Financial appraisal of capital expenditure projects is an important function of every organization. Economists can contribute significantly to it by way of providing market forecasts, interest rate forecasts, forecasts of inflation, etc. Risk analysis is another area where economic insights into decision making under uncertainty are very useful. It might be said in passing that some of the important developments in recent times in the theory of finance, e.g. portfolio analysis, originated in economics.
v.Specific Industry Analysis
Structural analysis and forecasting of specific industries is often required in corporate planning. The top management might be interested in the analysis of the trends in output, prices, competition, etc. in a particular industry. The oil crisis has made the industry increasingly aware that supply bottlenecks in crucial raw material can create serious disruptions. And supply forecasting has become more important in this context. Economics provides powerful tools for these purposes.
vi.Government, Regulation and Policy Impact Analysis
Governments in most countries impose some controls on business behavior in the interest of better resource allocation, promoting competition, protection of environment, etc. Economic effects of these regulations are deep and wide ranging. Economists have to collaborate with the legal profession in analyzing the firm and industry level implications of these regulations.
In addition, the government's fiscal, monetary and trade policies affect a number of key variables such as the inflation rate, tax rates, exchange rates, credit availability, disposable income, etc. changes which in turn have substantial impact on a firm's costs, revenues and profitability. Understanding the implications of these changes and predicting the future path of economic policy is one of the most important functions of an economist in a corporate setting.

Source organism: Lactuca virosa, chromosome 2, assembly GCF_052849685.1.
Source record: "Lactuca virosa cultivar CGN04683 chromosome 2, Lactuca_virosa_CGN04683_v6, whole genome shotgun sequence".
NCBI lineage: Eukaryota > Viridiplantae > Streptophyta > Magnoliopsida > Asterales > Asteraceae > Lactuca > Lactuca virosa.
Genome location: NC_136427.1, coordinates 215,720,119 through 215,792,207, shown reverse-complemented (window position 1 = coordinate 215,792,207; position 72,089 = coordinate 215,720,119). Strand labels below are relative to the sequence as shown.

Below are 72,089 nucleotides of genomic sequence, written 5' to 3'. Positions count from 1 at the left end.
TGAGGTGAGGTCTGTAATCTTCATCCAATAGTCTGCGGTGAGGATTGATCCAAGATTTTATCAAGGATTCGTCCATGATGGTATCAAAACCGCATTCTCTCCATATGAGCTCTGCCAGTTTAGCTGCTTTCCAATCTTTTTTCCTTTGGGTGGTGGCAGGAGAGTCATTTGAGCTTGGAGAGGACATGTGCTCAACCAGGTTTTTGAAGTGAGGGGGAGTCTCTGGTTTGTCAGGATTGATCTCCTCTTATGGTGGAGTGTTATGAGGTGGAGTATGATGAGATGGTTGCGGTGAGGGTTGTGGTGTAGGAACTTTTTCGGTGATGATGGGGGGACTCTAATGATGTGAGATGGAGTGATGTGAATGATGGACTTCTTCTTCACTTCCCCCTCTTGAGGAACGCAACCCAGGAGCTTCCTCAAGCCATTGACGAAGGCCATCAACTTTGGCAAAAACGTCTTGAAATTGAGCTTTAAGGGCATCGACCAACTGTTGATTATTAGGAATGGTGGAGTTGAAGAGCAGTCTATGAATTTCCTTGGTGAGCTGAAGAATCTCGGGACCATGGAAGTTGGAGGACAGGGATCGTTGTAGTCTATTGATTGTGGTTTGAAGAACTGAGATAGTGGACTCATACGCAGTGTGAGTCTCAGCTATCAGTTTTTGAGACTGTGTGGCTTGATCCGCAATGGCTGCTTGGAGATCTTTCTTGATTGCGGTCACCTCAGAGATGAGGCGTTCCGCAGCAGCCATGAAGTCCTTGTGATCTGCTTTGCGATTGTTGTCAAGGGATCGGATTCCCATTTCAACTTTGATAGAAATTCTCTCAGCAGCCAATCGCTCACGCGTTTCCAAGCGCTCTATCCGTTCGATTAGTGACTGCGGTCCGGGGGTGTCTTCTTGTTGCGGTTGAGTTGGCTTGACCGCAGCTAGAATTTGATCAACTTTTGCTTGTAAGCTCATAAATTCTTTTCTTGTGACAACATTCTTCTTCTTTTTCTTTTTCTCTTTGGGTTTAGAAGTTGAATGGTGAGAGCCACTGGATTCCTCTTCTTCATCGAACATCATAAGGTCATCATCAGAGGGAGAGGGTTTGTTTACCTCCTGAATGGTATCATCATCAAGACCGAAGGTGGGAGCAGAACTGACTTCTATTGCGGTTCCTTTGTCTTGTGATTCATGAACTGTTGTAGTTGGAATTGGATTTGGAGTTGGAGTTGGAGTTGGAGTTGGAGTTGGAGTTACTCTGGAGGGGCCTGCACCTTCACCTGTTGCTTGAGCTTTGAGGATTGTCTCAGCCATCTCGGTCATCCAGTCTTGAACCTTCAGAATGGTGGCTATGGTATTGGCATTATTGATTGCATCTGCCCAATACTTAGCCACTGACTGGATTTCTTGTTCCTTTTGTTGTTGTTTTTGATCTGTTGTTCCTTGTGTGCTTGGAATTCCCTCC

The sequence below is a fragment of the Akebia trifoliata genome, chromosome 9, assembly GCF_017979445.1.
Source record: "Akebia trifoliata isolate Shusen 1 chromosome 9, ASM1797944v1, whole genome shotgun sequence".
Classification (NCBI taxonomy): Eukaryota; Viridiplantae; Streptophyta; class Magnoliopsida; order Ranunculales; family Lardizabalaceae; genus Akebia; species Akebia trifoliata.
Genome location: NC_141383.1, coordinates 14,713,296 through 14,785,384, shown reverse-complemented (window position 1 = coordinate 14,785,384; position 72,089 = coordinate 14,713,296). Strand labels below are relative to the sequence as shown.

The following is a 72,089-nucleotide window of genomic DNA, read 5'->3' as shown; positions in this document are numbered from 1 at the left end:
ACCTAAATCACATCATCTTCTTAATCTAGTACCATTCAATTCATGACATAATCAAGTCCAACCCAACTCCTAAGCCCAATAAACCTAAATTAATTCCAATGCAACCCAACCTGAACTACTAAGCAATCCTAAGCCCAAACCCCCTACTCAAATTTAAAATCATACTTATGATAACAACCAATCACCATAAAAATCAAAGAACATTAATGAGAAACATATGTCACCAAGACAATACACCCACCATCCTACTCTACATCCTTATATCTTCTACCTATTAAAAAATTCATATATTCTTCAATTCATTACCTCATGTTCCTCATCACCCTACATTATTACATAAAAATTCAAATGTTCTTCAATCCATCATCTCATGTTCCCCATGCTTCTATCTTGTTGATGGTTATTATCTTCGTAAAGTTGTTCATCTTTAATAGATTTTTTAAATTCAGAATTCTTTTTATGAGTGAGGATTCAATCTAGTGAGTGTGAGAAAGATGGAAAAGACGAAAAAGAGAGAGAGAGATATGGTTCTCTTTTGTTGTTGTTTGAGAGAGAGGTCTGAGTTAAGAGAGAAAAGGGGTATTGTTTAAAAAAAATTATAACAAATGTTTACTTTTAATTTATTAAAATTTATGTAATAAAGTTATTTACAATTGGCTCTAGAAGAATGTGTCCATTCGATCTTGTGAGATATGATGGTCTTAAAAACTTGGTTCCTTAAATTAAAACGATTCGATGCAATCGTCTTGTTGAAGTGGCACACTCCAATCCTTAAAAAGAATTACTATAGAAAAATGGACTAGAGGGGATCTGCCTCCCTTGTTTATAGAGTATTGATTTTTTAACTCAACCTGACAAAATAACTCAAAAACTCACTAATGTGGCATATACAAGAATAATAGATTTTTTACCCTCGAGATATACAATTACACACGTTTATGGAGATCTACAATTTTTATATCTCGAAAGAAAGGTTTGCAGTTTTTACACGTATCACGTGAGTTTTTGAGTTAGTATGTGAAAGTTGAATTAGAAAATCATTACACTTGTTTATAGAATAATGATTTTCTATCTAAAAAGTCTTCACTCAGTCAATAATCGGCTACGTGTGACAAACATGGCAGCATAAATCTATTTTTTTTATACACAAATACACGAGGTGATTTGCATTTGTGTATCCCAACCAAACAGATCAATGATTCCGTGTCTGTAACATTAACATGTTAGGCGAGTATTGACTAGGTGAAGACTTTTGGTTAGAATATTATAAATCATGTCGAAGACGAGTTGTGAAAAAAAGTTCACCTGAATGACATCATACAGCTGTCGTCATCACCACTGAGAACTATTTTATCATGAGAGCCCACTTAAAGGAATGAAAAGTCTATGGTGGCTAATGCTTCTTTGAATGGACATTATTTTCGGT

The corporate plan is an expression of the top management's hopes and desires regarding where the company should be in the coming 5-10 years. It defines the company's goals, specifies the business portfolio which the company should have and lays out the plans for the various functional areas.
Preparation of a corporate plan requires detailed analyses of emerging trends in technology, consumer tastes, government policy, raw material supplies, etc. Growth areas must be identified and assessed in the light of the strengths and weaknesses of the firm. Competitive structure in several industries must be analyzed to determine the best strategy for effective entry, consolidation or expansion. Long-term trends in GNP, disposable incomes, industrial production, capital and money markets, etc. must be assessed to identify the constraints. All of these require a substantial input from macroeconomics, international economics and industrial economics.